A Case for Edible Landscaping with Perennial Plants | 3 Plant Profiles

Homestead, permaculture

Perennials.

Food production has long been a passion of ours, the scope and scale of which has evolved over the years. What began as forays into annual market gardening has morphed into more of a focus on perennial food crops. With high labor input and annual tillage (in most cases), the model of annual gardening left us wondering if there was another way to grow food.

There is a huge diversity of underutilized perennial plants that represent a great potential for sustainable food production. Apples, asparagus and rhubarb are perhaps the most well known, but indeed there are a host of perennial plants that yield unique and nutritious food. Many of these have interesting histories and their relationship with humans spans generations, yet they have simply been forgotten in our era when ease of marketability, transportation, appearance and shelf life take precedence.

We believe in a future agriculture where our needs are met harmoniously while the Earth and her creatures are cared for.

As we establish a relationship with the land we steward, we are constantly evolving and discovering what works and what doesn’t. We are discovering for ourselves what foods the land is best suited for, not imposing unreasonable demands. We take note of what species are present, which plants thrive with little attention, and the results of certain practices. We’re putting our money on perennials.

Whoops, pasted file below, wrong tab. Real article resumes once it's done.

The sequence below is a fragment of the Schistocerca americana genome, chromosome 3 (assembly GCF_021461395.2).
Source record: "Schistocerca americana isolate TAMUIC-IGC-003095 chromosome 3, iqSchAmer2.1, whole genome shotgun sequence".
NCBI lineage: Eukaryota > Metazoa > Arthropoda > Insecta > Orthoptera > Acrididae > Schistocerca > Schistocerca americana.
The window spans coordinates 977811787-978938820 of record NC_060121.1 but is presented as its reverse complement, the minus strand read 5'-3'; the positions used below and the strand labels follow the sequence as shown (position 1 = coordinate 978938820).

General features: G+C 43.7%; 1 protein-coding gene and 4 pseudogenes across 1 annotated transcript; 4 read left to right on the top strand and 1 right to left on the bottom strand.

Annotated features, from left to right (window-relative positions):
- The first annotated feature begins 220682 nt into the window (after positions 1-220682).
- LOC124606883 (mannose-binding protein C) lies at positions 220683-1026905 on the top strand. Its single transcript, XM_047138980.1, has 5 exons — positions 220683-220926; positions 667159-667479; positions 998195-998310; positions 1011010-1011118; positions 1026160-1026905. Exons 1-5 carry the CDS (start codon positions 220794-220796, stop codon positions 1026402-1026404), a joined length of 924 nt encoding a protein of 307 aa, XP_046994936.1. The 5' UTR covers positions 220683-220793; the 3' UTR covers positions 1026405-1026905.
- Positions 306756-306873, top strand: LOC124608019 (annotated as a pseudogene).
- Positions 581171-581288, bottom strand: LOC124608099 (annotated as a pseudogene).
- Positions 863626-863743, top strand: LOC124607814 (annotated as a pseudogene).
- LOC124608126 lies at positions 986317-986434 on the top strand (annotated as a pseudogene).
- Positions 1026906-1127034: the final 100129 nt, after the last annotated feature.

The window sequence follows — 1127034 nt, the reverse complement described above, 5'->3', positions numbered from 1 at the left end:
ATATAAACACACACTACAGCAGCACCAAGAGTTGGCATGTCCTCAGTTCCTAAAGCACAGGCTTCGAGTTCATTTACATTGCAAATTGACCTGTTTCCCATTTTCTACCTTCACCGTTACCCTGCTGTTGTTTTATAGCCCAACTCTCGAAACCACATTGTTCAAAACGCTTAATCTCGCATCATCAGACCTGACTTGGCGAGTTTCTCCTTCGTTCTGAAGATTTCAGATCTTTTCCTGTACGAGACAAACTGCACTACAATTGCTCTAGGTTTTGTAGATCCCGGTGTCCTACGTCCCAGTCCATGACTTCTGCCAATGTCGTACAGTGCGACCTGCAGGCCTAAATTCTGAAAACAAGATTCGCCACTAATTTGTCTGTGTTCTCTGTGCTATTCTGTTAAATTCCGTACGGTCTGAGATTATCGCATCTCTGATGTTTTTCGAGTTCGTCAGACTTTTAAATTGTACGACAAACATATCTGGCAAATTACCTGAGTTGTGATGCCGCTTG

Our vision is to grow as many perennials as possible and share the joys and merits of perennial food production.

By starting small and developing nursery stock of useful and productive perennials, we are allowing time for feedback and evolution. Trees of course factor in heavily, but there’s also a large learning curve for us as we seek appropriate perennial vegetables.

Every year we expand our collection and propagate the established plants. Thinking in terms of years instead of months takes patience and the harvest doesn’t come quickly, but through these thoughtful and consistent actions, we align with and leverage the abundance of nature’s natural propagating tendencies. Perennials are inherently more resilient and stable than annuals. Growing with no soil disturbance and well-developed root systems, perennials are a great choice for lower input food production and long-term sustainability. As we establish perennial polycultures, we are setting up for long term resiliency, which becomes increasingly important in a time of unstable and mercurial weather patterns and seasons.